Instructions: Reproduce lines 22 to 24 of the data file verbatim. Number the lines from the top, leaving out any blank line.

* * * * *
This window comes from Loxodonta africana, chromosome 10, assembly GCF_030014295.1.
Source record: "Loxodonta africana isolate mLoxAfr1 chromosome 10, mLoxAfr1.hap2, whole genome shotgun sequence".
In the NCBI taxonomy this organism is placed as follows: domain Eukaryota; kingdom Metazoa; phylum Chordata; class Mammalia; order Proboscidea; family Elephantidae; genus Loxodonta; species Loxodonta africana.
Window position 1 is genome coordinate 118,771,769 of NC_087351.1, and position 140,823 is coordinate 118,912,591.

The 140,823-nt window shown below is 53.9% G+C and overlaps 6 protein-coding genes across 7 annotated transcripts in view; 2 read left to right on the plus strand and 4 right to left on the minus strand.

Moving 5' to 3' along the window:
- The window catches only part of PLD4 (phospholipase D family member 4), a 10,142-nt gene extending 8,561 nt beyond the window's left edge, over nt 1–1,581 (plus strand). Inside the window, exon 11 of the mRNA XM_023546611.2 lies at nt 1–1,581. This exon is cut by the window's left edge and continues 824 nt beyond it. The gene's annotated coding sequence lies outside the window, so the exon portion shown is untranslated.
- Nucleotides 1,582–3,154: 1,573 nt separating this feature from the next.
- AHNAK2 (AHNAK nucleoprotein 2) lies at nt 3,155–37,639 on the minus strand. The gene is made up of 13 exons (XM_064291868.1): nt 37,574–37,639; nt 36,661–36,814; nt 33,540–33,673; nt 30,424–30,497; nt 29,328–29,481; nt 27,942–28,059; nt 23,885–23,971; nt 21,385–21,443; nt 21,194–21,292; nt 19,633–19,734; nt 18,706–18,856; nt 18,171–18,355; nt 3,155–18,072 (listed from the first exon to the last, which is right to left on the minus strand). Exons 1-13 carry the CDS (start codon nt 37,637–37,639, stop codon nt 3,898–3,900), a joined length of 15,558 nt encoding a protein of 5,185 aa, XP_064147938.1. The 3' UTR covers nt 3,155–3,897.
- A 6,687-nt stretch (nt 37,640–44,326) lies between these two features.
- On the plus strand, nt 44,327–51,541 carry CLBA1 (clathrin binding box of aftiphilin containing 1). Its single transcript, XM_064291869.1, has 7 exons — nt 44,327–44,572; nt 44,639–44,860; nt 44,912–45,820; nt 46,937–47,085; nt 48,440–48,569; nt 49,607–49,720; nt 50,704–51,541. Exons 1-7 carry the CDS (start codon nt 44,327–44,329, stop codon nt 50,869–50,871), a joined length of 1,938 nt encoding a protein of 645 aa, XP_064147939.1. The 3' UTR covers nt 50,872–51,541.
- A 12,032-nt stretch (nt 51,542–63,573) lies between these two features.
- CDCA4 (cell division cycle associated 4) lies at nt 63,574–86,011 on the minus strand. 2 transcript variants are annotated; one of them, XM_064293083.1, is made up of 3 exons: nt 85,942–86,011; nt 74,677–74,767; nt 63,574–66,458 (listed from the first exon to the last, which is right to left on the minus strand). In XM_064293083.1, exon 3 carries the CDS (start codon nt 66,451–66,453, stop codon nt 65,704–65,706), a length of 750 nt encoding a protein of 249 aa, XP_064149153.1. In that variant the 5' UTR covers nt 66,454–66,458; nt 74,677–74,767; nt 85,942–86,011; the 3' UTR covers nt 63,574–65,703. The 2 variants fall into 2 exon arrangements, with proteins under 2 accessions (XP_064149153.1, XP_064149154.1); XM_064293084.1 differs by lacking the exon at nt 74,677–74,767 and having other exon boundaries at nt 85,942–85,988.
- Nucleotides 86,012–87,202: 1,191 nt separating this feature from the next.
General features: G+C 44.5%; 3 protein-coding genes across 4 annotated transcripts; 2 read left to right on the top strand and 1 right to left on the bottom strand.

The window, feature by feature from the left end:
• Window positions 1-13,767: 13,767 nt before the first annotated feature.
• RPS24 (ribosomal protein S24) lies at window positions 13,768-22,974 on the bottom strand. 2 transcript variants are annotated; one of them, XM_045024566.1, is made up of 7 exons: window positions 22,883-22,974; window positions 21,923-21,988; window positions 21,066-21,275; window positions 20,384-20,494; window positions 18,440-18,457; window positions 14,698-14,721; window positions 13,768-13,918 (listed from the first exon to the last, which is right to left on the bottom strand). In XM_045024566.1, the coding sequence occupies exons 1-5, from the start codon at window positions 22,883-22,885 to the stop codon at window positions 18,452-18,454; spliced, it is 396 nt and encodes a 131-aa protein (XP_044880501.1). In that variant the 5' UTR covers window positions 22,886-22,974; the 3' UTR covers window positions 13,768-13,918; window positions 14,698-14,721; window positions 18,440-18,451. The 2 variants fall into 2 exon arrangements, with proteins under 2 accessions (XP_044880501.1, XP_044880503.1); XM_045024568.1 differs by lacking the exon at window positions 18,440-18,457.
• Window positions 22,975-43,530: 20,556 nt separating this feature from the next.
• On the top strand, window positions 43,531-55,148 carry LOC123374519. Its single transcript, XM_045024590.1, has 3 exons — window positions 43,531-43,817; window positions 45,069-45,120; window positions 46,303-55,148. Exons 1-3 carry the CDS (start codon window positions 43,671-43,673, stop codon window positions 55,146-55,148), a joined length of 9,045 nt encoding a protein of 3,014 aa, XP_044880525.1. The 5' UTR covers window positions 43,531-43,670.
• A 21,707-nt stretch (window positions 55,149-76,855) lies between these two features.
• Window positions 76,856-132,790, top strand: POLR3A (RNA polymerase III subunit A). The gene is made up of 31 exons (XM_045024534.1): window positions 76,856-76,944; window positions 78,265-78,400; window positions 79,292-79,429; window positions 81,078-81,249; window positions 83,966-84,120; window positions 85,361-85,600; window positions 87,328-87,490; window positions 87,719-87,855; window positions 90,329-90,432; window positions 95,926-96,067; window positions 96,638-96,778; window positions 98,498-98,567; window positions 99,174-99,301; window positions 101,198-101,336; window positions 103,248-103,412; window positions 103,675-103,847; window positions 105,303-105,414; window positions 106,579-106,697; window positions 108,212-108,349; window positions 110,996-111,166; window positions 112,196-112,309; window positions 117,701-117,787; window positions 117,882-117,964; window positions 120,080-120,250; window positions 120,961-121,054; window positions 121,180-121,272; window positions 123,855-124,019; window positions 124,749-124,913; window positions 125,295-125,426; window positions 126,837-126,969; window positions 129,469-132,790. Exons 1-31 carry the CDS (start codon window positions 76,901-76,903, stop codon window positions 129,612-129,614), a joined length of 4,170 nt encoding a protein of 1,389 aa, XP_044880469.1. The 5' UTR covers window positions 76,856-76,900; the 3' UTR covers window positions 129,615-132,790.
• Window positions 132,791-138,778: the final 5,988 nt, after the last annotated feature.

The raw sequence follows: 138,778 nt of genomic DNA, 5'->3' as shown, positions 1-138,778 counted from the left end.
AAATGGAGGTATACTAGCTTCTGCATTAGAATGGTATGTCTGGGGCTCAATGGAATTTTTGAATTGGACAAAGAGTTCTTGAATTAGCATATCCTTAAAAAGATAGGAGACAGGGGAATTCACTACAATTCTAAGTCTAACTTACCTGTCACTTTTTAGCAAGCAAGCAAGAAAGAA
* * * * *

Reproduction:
• Window positions 76,856-132,790, top strand: POLR3A (RNA polymerase III subunit A). The gene is made up of 31 exons (XM_045024534.1): window positions 76,856-76,944; window positions 78,265-78,400; window positions 79,292-79,429; window positions 81,078-81,249; window positions 83,966-84,120; window positions 85,361-85,600; window positions 87,328-87,490; window positions 87,719-87,855; window positions 90,329-90,432; window positions 95,926-96,067; window positions 96,638-96,778; window positions 98,498-98,567; window positions 99,174-99,301; window positions 101,198-101,336; window positions 103,248-103,412; window positions 103,675-103,847; window positions 105,303-105,414; window positions 106,579-106,697; window positions 108,212-108,349; window positions 110,996-111,166; window positions 112,196-112,309; window positions 117,701-117,787; window positions 117,882-117,964; window positions 120,080-120,250; window positions 120,961-121,054; window positions 121,180-121,272; window positions 123,855-124,019; window positions 124,749-124,913; window positions 125,295-125,426; window positions 126,837-126,969; window positions 129,469-132,790. Exons 1-31 carry the CDS (start codon window positions 76,901-76,903, stop codon window positions 129,612-129,614), a joined length of 4,170 nt encoding a protein of 1,389 aa, XP_044880469.1. The 5' UTR covers window positions 76,856-76,900; the 3' UTR covers window positions 129,615-132,790.
• Window positions 132,791-138,778: the final 5,988 nt, after the last annotated feature.

The raw sequence follows: 138,778 nt of genomic DNA, 5'->3' as shown, positions 1-138,778 counted from the left end.